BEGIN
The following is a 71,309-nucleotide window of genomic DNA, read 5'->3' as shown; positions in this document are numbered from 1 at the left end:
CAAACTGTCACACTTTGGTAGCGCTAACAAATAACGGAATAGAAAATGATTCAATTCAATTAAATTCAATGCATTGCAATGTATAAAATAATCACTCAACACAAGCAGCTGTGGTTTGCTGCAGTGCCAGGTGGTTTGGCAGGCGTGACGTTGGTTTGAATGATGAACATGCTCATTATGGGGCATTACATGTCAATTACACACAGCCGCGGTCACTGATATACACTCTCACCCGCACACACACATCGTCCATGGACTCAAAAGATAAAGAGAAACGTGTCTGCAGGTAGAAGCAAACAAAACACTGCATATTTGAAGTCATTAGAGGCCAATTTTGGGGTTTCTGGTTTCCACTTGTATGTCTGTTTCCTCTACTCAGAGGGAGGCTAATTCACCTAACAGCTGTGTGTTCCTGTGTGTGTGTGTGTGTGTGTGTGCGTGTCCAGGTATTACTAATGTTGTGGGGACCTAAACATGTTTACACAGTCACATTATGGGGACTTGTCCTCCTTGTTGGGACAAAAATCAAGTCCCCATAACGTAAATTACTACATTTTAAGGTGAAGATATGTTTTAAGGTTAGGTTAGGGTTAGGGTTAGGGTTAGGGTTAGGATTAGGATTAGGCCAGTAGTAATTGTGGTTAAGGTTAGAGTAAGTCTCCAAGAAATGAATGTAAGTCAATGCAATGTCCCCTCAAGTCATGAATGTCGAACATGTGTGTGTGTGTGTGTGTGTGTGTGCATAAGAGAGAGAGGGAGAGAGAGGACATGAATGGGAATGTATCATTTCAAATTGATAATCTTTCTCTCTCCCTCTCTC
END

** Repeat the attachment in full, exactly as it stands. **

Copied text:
The following is a 71,309-nucleotide window of genomic DNA, read 5'->3' as shown; positions in this document are numbered from 1 at the left end:
CAAACTGTCACACTTTGGTAGCGCTAACAAATAACGGAATAGAAAATGATTCAATTCAATTAAATTCAATGCATTGCAATGTATAAAATAATCACTCAACACAAGCAGCTGTGGTTTGCTGCAGTGCCAGGTGGTTTGGCAGGCGTGACGTTGGTTTGAATGATGAACATGCTCATTATGGGGCATTACATGTCAATTACACACAGCCGCGGTCACTGATATACACTCTCACCCGCACACACACATCGTCCATGGACTCAAAAGATAAAGAGAAACGTGTCTGCAGGTAGAAGCAAACAAAACACTGCATATTTGAAGTCATTAGAGGCCAATTTTGGGGTTTCTGGTTTCCACTTGTATGTCTGTTTCCTCTACTCAGAGGGAGGCTAATTCACCTAACAGCTGTGTGTTCCTGTGTGTGTGTGTGTGTGTGTGTGCGTGTCCAGGTATTACTAATGTTGTGGGGACCTAAACATGTTTACACAGTCACATTATGGGGACTTGTCCTCCTTGTTGGGACAAAAATCAAGTCCCCATAACGTAAATTACTACATTTTAAGGTGAAGATATGTTTTAAGGTTAGGTTAGGGTTAGGGTTAGGGTTAGGGTTAGGATTAGGATTAGGCCAGTAGTAATTGTGGTTAAGGTTAGAGTAAGTCTCCAAGAAATGAATGTAAGTCAATGCAATGTCCCCTCAAGTCATGAATGTCGAACATGTGTGTGTGTGTGTGTGTGTGTGTGCATAAGAGAGAGAGGGAGAGAGAGGACATGAATGGGAATGTATCATTTCAAATTGATAATCTTTCTCTCTCCCTCTCTC